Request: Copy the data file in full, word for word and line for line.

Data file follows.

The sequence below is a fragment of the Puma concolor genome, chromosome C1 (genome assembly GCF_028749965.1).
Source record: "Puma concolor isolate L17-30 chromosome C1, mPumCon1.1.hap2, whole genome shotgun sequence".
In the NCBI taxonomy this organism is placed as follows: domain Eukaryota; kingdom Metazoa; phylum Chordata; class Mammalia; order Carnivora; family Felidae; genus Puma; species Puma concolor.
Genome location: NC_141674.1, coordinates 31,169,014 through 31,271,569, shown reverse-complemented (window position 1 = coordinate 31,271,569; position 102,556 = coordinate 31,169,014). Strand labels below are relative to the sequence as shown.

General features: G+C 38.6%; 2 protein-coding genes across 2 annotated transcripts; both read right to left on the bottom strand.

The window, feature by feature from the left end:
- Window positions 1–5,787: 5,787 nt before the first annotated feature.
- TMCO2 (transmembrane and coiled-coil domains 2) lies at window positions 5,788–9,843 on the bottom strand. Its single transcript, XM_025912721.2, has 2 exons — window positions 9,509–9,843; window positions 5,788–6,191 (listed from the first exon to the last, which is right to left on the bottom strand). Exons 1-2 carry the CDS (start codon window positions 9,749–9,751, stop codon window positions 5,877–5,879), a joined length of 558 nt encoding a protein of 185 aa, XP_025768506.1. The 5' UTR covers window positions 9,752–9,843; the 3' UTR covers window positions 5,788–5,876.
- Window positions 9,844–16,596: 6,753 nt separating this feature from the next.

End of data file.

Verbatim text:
The sequence below is a fragment of the Puma concolor genome, chromosome C1 (genome assembly GCF_028749965.1).
Source record: "Puma concolor isolate L17-30 chromosome C1, mPumCon1.1.hap2, whole genome shotgun sequence".
In the NCBI taxonomy this organism is placed as follows: domain Eukaryota; kingdom Metazoa; phylum Chordata; class Mammalia; order Carnivora; family Felidae; genus Puma; species Puma concolor.
Genome location: NC_141674.1, coordinates 31,169,014 through 31,271,569, shown reverse-complemented (window position 1 = coordinate 31,271,569; position 102,556 = coordinate 31,169,014). Strand labels below are relative to the sequence as shown.

General features: G+C 38.6%; 2 protein-coding genes across 2 annotated transcripts; both read right to left on the bottom strand.

The window, feature by feature from the left end:
- Window positions 1–5,787: 5,787 nt before the first annotated feature.
- TMCO2 (transmembrane and coiled-coil domains 2) lies at window positions 5,788–9,843 on the bottom strand. Its single transcript, XM_025912721.2, has 2 exons — window positions 9,509–9,843; window positions 5,788–6,191 (listed from the first exon to the last, which is right to left on the bottom strand). Exons 1-2 carry the CDS (start codon window positions 9,749–9,751, stop codon window positions 5,877–5,879), a joined length of 558 nt encoding a protein of 185 aa, XP_025768506.1. The 5' UTR covers window positions 9,752–9,843; the 3' UTR covers window positions 5,788–5,876.
- Window positions 9,844–16,596: 6,753 nt separating this feature from the next.